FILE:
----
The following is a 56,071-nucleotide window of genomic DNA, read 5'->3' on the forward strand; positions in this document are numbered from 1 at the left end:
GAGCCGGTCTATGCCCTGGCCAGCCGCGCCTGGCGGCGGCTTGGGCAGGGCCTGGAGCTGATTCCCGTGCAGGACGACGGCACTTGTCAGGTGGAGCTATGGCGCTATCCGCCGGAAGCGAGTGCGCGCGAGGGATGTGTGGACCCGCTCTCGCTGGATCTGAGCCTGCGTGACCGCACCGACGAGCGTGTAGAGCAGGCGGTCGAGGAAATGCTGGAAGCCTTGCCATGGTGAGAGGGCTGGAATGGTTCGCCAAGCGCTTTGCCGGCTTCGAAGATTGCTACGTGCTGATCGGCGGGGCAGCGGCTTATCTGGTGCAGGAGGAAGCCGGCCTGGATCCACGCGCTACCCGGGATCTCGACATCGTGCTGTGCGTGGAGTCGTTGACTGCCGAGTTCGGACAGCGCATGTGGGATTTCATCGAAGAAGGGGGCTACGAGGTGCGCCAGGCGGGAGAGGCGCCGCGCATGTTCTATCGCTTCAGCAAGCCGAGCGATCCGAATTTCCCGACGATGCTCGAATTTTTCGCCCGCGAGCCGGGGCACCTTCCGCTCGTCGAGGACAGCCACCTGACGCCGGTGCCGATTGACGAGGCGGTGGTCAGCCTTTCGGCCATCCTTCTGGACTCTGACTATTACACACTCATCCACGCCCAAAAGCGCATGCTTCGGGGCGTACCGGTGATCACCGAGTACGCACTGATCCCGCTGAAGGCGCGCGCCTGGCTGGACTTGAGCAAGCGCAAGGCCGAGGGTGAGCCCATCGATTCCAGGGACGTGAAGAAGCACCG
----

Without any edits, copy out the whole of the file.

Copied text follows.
The following is a 56,071-nucleotide window of genomic DNA, read 5'->3' on the forward strand; positions in this document are numbered from 1 at the left end:
GAGCCGGTCTATGCCCTGGCCAGCCGCGCCTGGCGGCGGCTTGGGCAGGGCCTGGAGCTGATTCCCGTGCAGGACGACGGCACTTGTCAGGTGGAGCTATGGCGCTATCCGCCGGAAGCGAGTGCGCGCGAGGGATGTGTGGACCCGCTCTCGCTGGATCTGAGCCTGCGTGACCGCACCGACGAGCGTGTAGAGCAGGCGGTCGAGGAAATGCTGGAAGCCTTGCCATGGTGAGAGGGCTGGAATGGTTCGCCAAGCGCTTTGCCGGCTTCGAAGATTGCTACGTGCTGATCGGCGGGGCAGCGGCTTATCTGGTGCAGGAGGAAGCCGGCCTGGATCCACGCGCTACCCGGGATCTCGACATCGTGCTGTGCGTGGAGTCGTTGACTGCCGAGTTCGGACAGCGCATGTGGGATTTCATCGAAGAAGGGGGCTACGAGGTGCGCCAGGCGGGAGAGGCGCCGCGCATGTTCTATCGCTTCAGCAAGCCGAGCGATCCGAATTTCCCGACGATGCTCGAATTTTTCGCCCGCGAGCCGGGGCACCTTCCGCTCGTCGAGGACAGCCACCTGACGCCGGTGCCGATTGACGAGGCGGTGGTCAGCCTTTCGGCCATCCTTCTGGACTCTGACTATTACACACTCATCCACGCCCAAAAGCGCATGCTTCGGGGCGTACCGGTGATCACCGAGTACGCACTGATCCCGCTGAAGGCGCGCGCCTGGCTGGACTTGAGCAAGCGCAAGGCCGAGGGTGAGCCCATCGATTCCAGGGACGTGAAGAAGCACCG